Successfully Write A Book With A Ghostwriter: Tips For Nonfiction

You want to write a book. Perhaps you’ve started, and given up: you’re wondering whether a ghostwriter can help.

Ghostwriters can help you to write fiction or nonfiction; let’s look at nonfiction. Check out Esquire’s list of the best nonfiction of 2022 to see what’s currently popular.

Write a book: what type of book will it be?

What type of book would you like to write?

Popular types of nonfiction include:

  • An autobiography or personal memoir: a book telling the story of your life, an episode in your life, or exploring a passion. Examples include books about love, travel, food, war, crime…
  • Biography: the life story of someone you know, or don’t, or the history of a company or an industry.
  • Expertise or experience. Possibly you’re an expert in an area, or have had an interesting experience you want to share. Mine your life experiences, you’re sure to hit gold.

Basically, a nonfiction book can be about anything at all, as long as it has facts at its core. As advertising genius David Ogilvy suggests: “tell the truth, but make the truth fascinating.”

If you find the thought of writing a book overwhelming, consider a ghostwriter.

Can a ghostwriter help you to write a book?

One of the advantages of working with a ghostwriter is that it’s their job to make your topic—whatever it may be—fascinating. Over the years, I’ve ghostwritten books about topics as diverse as spirituality, illnesses, and horse racing, helping to make them fascinating to readers.

A ghostwriter can help at any stage of the writing process, to:

  • Explore ideas, then choose and focus your topic.
  • Structure your book, so that readers are drawn into your story, driven by curiosity.
  • Write. Your ghostwriter can write the book from go to whoa for you. Alternatively, you may commission your ghostwriter to create an outline, write sections, or write a book proposal to submit to a publisher. (The proposal has elements such as an overview, an outline, and several chapters.)

Let’s look at some tips to help you to write a book, with assistance from a ghostwriter.

1. Choose a topic, and collect materials to inform the writing

You want to write a book to share your amazing experiences and expertise—you can do it.

Start with seeds, which will sprout into ideas. Gather materials: letters, journals, clippings—anything at all. In this article on five-minute writing tips, I talked about creativity boxes (an idea from Twyla Tharp), and suggested:

All creativity is messy. You need a discrete area to store your stuff. Grab a box.

Choose a large box; archive boxes are excellent. I use large double-handled plastic boxes with lids. Print materials from your computer, and toss them into the box too.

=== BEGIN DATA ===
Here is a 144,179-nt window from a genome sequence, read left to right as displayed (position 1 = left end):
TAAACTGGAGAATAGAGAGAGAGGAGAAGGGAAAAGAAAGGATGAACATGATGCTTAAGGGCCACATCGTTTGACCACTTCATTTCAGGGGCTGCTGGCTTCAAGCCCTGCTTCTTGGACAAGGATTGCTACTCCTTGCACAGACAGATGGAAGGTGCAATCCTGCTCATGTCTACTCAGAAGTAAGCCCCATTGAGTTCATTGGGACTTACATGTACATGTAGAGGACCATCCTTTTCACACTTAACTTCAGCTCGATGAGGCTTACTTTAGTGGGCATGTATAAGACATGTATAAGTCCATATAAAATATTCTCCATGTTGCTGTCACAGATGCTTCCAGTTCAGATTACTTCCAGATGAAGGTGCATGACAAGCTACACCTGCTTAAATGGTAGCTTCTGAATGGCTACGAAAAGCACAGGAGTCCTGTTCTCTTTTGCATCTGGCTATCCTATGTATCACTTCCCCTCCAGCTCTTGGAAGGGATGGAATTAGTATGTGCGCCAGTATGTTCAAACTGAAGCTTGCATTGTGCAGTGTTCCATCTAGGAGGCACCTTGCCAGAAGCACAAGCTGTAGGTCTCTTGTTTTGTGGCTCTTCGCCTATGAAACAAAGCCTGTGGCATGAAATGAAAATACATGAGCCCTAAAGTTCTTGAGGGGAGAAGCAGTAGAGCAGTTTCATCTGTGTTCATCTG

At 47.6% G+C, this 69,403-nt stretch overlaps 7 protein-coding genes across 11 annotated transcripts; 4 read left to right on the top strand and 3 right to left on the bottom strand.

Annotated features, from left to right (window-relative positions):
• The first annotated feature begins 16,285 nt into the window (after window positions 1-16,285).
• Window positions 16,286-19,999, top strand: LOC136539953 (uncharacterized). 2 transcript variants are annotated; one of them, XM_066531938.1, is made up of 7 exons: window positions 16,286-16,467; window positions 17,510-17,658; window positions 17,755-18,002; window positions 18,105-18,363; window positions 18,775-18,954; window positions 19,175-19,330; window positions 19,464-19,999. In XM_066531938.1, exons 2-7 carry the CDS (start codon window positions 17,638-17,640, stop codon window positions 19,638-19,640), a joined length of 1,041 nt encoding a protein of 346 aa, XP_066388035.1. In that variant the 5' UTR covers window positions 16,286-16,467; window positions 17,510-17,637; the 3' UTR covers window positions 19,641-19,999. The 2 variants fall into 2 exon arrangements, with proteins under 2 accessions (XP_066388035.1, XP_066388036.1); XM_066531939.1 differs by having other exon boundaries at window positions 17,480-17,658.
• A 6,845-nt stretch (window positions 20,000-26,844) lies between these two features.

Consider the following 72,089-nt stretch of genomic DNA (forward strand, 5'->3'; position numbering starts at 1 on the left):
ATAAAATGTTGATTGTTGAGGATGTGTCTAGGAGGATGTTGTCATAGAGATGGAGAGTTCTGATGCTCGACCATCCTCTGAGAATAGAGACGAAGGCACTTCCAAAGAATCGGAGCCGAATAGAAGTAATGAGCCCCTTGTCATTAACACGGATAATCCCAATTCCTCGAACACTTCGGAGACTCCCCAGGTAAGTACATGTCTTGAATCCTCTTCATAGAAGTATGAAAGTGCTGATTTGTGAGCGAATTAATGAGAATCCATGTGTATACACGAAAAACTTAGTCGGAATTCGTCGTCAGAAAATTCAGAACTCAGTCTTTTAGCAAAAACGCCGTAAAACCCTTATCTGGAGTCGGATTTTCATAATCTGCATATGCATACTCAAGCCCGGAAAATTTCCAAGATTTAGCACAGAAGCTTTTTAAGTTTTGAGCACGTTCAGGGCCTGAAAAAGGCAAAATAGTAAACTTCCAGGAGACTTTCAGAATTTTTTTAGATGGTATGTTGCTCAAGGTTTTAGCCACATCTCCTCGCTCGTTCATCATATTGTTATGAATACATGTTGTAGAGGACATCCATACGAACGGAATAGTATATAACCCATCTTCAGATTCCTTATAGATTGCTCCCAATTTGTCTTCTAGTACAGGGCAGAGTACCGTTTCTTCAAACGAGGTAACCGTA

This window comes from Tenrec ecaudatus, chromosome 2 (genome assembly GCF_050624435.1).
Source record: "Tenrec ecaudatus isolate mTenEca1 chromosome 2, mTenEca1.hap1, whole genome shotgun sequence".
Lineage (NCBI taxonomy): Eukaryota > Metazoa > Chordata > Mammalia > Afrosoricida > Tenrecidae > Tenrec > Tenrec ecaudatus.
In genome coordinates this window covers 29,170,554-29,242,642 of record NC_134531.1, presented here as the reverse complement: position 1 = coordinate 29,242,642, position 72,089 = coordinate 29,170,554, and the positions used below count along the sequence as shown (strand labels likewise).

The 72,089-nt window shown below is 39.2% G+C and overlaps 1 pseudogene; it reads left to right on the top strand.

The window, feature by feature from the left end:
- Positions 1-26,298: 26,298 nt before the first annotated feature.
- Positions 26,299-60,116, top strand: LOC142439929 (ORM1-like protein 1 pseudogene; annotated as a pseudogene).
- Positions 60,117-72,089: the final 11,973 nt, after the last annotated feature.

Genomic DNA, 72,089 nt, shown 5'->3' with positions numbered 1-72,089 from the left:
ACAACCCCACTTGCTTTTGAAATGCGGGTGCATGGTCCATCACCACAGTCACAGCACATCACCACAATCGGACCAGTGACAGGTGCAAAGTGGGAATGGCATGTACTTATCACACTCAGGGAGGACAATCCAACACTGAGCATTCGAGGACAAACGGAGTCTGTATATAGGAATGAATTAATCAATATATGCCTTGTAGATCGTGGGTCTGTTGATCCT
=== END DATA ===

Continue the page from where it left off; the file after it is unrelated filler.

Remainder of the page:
At the collecting stage, toss everything that catches your attention into your box. After a week or two of this, sit down with your box and go through your materials. Make a list of ideas: what is important? What gives you an inspirational glow?

Don’t try to “write” your ideas. Be open-minded. Give your possible ideas time to gestate and coalesce.

2. Explore nonfiction: online, in book stores, and elsewhere

Wander around a big bookstore. Explore the shelves. Nonfiction books come in many sizes and shapes: large, photo-filled coffee-table books; tiny books which fit into your purse or pocket.

3. Consider your audience: for whom are you writing?

An author can have any audience they choose. If you’re considering an autobiography, perhaps you want it for your family. Alternatively, you may want wider publication: you can see your book on library shelves.

Maybe your goal is promotional: you want the book to promote your company, services, or a project.

Uncertain? That’s fine. You can discuss your thoughts with your ghostwriter, who will offer ideas. Recently I worked with an author who wanted an autobiography solely for his family archives. After a chat, we explored ideas for a commercial project: a personal memoir. We’ll create a proposal, with the aim of getting literary representation.

When you write a book, it’s a process

I’m fond of saying that “writing isn’t typing”.

Typing’s involved, of course. However, so is:

  • Staring into space: musing and day dreaming.
  • Scribbling an idea onto a sticky note when you wake at three in the morning.
  • Reading.
  • Frustration, because you can’t turn on inspiration on demand.
  • Making sense of a jigsaw of insights, ideas, and writing.

Creativity is always chaotic.

Avoid organizing the mess too soon. This is unbelievably difficult for many people, including me. Trust your process. Realizations will come, and so will your book’s structure.

If you feel a ghostwriter could help you to write a book, check out my ghostwriting services for assistance at any stage of your process.

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